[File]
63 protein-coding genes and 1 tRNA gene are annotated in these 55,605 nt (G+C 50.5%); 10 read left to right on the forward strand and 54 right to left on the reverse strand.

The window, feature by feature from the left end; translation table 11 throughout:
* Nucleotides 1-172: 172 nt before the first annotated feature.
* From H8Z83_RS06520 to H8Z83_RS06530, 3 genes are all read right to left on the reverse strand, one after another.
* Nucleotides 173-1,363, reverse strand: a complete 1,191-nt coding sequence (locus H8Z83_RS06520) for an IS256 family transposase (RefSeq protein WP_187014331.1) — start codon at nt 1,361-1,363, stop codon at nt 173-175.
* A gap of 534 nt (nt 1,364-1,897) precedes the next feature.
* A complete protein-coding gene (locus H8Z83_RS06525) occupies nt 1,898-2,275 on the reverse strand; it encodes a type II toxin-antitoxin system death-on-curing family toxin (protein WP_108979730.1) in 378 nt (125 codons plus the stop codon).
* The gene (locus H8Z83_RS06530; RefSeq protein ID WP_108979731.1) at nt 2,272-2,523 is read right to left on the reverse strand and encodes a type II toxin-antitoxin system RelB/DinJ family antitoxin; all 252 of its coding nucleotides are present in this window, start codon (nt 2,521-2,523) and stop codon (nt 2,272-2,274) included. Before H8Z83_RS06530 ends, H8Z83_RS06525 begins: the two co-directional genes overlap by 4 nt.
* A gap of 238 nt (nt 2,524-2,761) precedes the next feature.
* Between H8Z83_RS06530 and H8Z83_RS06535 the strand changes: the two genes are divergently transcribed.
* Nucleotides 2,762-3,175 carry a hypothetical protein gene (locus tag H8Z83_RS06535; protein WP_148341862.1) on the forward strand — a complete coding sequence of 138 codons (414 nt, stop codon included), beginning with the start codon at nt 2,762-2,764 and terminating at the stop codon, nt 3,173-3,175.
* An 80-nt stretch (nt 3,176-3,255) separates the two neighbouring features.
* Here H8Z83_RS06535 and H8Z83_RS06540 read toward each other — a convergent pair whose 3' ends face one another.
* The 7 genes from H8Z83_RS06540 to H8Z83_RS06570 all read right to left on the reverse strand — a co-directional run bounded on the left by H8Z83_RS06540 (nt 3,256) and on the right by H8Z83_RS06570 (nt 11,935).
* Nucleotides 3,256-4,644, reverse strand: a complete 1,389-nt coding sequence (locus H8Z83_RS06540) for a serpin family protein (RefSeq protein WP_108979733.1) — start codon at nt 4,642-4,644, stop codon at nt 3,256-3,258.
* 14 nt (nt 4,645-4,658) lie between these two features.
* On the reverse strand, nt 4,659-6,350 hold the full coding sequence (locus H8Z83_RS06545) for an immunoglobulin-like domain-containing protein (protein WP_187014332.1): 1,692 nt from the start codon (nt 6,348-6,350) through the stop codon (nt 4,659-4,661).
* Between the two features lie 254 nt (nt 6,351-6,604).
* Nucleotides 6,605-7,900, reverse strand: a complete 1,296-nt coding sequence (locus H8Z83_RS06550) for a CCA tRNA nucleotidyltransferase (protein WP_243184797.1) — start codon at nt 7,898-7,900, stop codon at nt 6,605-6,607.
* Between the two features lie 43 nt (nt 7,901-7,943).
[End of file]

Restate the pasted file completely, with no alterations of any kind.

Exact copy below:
63 protein-coding genes and 1 tRNA gene are annotated in these 55,605 nt (G+C 50.5%); 10 read left to right on the forward strand and 54 right to left on the reverse strand.

The window, feature by feature from the left end; translation table 11 throughout:
* Nucleotides 1-172: 172 nt before the first annotated feature.
* From H8Z83_RS06520 to H8Z83_RS06530, 3 genes are all read right to left on the reverse strand, one after another.
* Nucleotides 173-1,363, reverse strand: a complete 1,191-nt coding sequence (locus H8Z83_RS06520) for an IS256 family transposase (RefSeq protein WP_187014331.1) — start codon at nt 1,361-1,363, stop codon at nt 173-175.
* A gap of 534 nt (nt 1,364-1,897) precedes the next feature.
* A complete protein-coding gene (locus H8Z83_RS06525) occupies nt 1,898-2,275 on the reverse strand; it encodes a type II toxin-antitoxin system death-on-curing family toxin (protein WP_108979730.1) in 378 nt (125 codons plus the stop codon).
* The gene (locus H8Z83_RS06530; RefSeq protein ID WP_108979731.1) at nt 2,272-2,523 is read right to left on the reverse strand and encodes a type II toxin-antitoxin system RelB/DinJ family antitoxin; all 252 of its coding nucleotides are present in this window, start codon (nt 2,521-2,523) and stop codon (nt 2,272-2,274) included. Before H8Z83_RS06530 ends, H8Z83_RS06525 begins: the two co-directional genes overlap by 4 nt.
* A gap of 238 nt (nt 2,524-2,761) precedes the next feature.
* Between H8Z83_RS06530 and H8Z83_RS06535 the strand changes: the two genes are divergently transcribed.
* Nucleotides 2,762-3,175 carry a hypothetical protein gene (locus tag H8Z83_RS06535; protein WP_148341862.1) on the forward strand — a complete coding sequence of 138 codons (414 nt, stop codon included), beginning with the start codon at nt 2,762-2,764 and terminating at the stop codon, nt 3,173-3,175.
* An 80-nt stretch (nt 3,176-3,255) separates the two neighbouring features.
* Here H8Z83_RS06535 and H8Z83_RS06540 read toward each other — a convergent pair whose 3' ends face one another.
* The 7 genes from H8Z83_RS06540 to H8Z83_RS06570 all read right to left on the reverse strand — a co-directional run bounded on the left by H8Z83_RS06540 (nt 3,256) and on the right by H8Z83_RS06570 (nt 11,935).
* Nucleotides 3,256-4,644, reverse strand: a complete 1,389-nt coding sequence (locus H8Z83_RS06540) for a serpin family protein (RefSeq protein WP_108979733.1) — start codon at nt 4,642-4,644, stop codon at nt 3,256-3,258.
* 14 nt (nt 4,645-4,658) lie between these two features.
* On the reverse strand, nt 4,659-6,350 hold the full coding sequence (locus H8Z83_RS06545) for an immunoglobulin-like domain-containing protein (protein WP_187014332.1): 1,692 nt from the start codon (nt 6,348-6,350) through the stop codon (nt 4,659-4,661).
* Between the two features lie 254 nt (nt 6,351-6,604).
* Nucleotides 6,605-7,900, reverse strand: a complete 1,296-nt coding sequence (locus H8Z83_RS06550) for a CCA tRNA nucleotidyltransferase (protein WP_243184797.1) — start codon at nt 7,898-7,900, stop codon at nt 6,605-6,607.
* Between the two features lie 43 nt (nt 7,901-7,943).